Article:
In Ethiopia, 19.2 million people, including 11.7 million children, 4 million women and 1.7 million persons with disabilities, urgently need humanitarian assistance.1 This is double the number of people in need in 2020 due to the impact of coronavirus disease 2019 (COVID19), desert locust infestation and conflict displacement.
In 2021, UNICEF will deliver life-saving services to children and families and apply a targeted, multi-sector systems strengthening approach through its partners and eight field offices, and using cash-based solutions.
UNICEF will address the specific needs of girls, boys, adolescents, women and men using a conflict-sensitive approach, emphasizing accountability to affected populations and focusing on the prevention of gender-based violence and sexual exploitation.
UNICEF is appealing for US$188 million to reach children in Ethiopia with humanitarian assistance in 2020. This includes major funding requirements for water, sanitation and hygiene (WASH), health, nutrition, education and child protection.
HUMANITARIAN SITUATION AND NEEDS
The humanitarian situation in Ethiopia is complex, with 19.2 million people currently in need of humanitarian assistance as of August 2020, up from 8.4 million in January 2020.6 This includes 11.7 million children, 4 million women and 1.7 million people with a disability.7 Additional needs have emanated from the socio-economic impact of COVID-19 8 and the worst desert locust infestation in 25 years. Ethiopia remains vulnerable to other disease outbreaks, floods, conflict displacement and drought.
The pandemic has threatened the gains made to children's well-being, particularly due to its impact on poverty levels, the delivery of maternal, newborn, child, adolescent and youth health care and education and protection services. Given that women are primarily responsible for procuring and cooking food, rising economic and food insecurity places them at heightened risk of gender-based violence. Yet support for survivors of gender-based violence has been severely disrupted due to overburdened health systems grappling with COVID-19.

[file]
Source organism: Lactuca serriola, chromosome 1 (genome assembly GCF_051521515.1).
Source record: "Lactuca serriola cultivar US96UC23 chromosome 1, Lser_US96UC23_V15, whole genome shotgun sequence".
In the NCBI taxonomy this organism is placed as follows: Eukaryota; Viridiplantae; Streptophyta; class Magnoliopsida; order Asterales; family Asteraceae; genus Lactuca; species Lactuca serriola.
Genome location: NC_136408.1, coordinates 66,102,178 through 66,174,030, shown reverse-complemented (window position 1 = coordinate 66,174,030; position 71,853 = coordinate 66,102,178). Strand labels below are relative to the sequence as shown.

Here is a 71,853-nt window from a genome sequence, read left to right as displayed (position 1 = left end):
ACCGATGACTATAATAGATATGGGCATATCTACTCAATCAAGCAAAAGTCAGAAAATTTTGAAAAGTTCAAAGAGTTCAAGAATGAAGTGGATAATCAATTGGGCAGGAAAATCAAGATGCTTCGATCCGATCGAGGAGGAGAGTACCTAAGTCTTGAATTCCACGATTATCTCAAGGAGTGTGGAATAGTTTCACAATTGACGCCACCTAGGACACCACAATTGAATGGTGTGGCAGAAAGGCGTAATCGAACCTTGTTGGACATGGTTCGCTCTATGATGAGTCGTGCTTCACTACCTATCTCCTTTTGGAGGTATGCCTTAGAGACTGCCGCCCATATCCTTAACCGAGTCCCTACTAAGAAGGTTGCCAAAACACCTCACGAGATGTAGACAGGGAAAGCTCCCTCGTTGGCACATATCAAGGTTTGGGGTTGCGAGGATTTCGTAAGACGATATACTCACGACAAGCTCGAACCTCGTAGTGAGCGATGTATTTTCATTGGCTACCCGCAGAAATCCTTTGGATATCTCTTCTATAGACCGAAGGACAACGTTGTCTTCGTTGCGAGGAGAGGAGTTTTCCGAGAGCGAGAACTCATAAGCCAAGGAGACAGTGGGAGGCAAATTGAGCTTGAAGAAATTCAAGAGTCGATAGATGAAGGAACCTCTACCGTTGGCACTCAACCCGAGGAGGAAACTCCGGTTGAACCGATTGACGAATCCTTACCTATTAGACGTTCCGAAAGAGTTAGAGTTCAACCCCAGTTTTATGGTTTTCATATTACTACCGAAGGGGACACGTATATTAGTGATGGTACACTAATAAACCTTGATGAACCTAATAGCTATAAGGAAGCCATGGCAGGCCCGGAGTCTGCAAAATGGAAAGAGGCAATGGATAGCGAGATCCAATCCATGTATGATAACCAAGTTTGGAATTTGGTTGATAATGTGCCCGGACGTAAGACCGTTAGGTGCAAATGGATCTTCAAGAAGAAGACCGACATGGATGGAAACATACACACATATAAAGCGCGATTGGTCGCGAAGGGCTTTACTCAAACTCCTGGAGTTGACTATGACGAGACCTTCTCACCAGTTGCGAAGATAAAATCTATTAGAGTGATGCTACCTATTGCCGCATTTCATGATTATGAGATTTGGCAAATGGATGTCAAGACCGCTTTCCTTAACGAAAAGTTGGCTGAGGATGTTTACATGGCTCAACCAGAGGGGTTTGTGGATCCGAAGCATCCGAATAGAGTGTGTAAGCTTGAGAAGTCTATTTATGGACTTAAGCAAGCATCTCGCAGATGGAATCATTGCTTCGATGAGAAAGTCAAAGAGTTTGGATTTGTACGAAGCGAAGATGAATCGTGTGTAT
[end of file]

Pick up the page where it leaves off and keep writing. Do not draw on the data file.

The locust infestation has devastated livelihoods and directly impacted food security for millions of people.9 An extended rainy season has led to flooding that has destroyed livelihoods, services and road infrastructure and caused displacement. The National Flood Task Force estimates that by December 2020, over 2 million people will have been impacted by flooding, and over 500,000 people will be displaced.
Ongoing insecurity, inter-communal violence and military confrontations have also led to displacement and undermined humanitarian access. Some 1.8 million people, including 1.1 million children, are currently displaced.10 The return of more than 1.4 million internally displaced people (52 per cent of them women) has further depleted community resources and increased humanitarian needs.11 In addition, 9.7 million people lack access to safe drinking water and sanitation; 687,000 children are severely malnourished, with needs expected to rise;12 26 million children are affected by school closures; and 2.4 million children require protection.13 Ethiopia hosts over 779,000 refugees,14 including 440,000 children.15 Children and women are extremely vulnerable to, and disproportionately impacted by, COVID19, other disease outbreaks, displacement and the loss of livelihoods. Refugees and internally displaced persons, particularly women and girls, will require protection from gender-based violence and referral to services.
The resources available to respond to the humanitarian needs in Ethiopia are insufficient. The limited number of partners,16 COVID-19-related operational restrictions, challenging topography, pockets of insecurity and access constraints are hampering the provision of humanitarian assistance.